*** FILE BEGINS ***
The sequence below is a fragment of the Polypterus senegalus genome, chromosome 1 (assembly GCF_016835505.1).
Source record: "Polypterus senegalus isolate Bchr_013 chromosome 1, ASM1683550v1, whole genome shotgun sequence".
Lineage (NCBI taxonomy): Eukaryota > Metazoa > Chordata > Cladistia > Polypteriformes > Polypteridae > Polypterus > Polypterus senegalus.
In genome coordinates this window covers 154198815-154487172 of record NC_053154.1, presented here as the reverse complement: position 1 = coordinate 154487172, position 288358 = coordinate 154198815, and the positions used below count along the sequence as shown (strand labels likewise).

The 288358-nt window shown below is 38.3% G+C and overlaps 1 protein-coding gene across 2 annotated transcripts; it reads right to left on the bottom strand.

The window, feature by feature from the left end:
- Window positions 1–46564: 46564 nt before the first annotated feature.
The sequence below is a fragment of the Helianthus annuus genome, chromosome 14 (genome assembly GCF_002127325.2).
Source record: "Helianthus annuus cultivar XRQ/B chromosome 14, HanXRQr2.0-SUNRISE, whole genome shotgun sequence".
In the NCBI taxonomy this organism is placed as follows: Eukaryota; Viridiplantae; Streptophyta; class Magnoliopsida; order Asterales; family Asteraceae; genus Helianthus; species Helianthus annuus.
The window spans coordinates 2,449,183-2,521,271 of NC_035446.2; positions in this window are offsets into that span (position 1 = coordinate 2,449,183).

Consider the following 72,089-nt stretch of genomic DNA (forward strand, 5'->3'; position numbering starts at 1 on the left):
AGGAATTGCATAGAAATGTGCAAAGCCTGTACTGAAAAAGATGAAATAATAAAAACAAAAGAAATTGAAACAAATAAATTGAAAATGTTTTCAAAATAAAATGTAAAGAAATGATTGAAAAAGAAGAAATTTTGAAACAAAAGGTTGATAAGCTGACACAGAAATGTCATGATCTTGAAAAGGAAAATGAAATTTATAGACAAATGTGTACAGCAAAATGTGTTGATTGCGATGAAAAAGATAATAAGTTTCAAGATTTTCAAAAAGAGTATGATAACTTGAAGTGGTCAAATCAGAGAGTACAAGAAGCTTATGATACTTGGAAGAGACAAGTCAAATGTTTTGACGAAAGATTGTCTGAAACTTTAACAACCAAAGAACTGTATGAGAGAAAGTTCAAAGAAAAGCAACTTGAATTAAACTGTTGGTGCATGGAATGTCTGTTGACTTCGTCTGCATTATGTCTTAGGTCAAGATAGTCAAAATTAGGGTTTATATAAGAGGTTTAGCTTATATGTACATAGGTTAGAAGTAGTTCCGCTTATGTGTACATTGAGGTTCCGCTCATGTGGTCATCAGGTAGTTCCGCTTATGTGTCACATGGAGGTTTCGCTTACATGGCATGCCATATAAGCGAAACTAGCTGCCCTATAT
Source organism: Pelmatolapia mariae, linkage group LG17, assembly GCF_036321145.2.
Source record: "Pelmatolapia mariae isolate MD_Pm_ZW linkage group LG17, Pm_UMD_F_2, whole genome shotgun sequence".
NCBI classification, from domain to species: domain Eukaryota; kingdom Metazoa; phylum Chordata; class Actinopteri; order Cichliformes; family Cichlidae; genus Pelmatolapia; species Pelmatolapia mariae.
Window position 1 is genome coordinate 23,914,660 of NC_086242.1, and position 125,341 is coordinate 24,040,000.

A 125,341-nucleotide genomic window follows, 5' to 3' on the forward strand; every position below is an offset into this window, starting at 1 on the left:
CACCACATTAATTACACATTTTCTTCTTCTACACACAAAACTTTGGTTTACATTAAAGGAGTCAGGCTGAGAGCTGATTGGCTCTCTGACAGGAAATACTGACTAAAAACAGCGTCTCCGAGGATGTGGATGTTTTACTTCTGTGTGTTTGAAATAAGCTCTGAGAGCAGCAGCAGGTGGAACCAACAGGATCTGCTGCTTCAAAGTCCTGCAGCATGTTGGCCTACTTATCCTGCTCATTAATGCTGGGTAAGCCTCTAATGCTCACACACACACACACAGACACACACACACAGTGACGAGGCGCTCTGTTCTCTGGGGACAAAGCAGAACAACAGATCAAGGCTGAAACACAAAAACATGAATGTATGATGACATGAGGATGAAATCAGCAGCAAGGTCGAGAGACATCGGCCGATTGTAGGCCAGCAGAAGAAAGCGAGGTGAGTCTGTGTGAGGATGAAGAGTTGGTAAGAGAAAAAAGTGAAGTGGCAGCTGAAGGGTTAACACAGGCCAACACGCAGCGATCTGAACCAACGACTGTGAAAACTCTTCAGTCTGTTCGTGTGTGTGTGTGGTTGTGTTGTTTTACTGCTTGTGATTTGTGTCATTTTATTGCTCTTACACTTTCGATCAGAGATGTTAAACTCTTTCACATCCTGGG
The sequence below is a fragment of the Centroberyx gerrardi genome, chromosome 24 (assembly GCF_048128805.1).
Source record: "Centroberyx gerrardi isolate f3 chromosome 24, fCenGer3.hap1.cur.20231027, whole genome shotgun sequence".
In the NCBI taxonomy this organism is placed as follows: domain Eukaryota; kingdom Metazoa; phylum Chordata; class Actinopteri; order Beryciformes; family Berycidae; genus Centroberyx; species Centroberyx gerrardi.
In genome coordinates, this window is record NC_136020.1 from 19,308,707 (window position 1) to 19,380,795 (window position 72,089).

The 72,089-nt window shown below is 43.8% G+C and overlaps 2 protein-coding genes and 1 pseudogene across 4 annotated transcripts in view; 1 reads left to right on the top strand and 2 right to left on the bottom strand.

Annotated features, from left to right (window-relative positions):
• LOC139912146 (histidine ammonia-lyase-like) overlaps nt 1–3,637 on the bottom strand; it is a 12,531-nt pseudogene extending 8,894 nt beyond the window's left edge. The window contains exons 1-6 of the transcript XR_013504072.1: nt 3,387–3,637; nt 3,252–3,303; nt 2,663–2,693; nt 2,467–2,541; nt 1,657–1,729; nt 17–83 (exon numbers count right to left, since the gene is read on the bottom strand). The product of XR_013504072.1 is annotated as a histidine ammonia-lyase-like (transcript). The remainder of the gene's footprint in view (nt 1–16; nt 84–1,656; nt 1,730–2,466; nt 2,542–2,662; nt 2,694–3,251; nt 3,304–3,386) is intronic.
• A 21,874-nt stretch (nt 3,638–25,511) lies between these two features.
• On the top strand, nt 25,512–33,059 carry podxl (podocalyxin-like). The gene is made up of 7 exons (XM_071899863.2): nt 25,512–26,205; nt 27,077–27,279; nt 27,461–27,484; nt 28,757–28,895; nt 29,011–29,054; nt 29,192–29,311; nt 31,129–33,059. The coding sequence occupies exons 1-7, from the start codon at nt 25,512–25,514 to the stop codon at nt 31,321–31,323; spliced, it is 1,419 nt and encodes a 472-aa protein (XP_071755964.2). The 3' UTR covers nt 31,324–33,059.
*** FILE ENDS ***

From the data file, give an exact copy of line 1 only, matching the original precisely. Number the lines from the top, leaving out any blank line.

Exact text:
The sequence below is a fragment of the Polypterus senegalus genome, chromosome 1 (assembly GCF_016835505.1).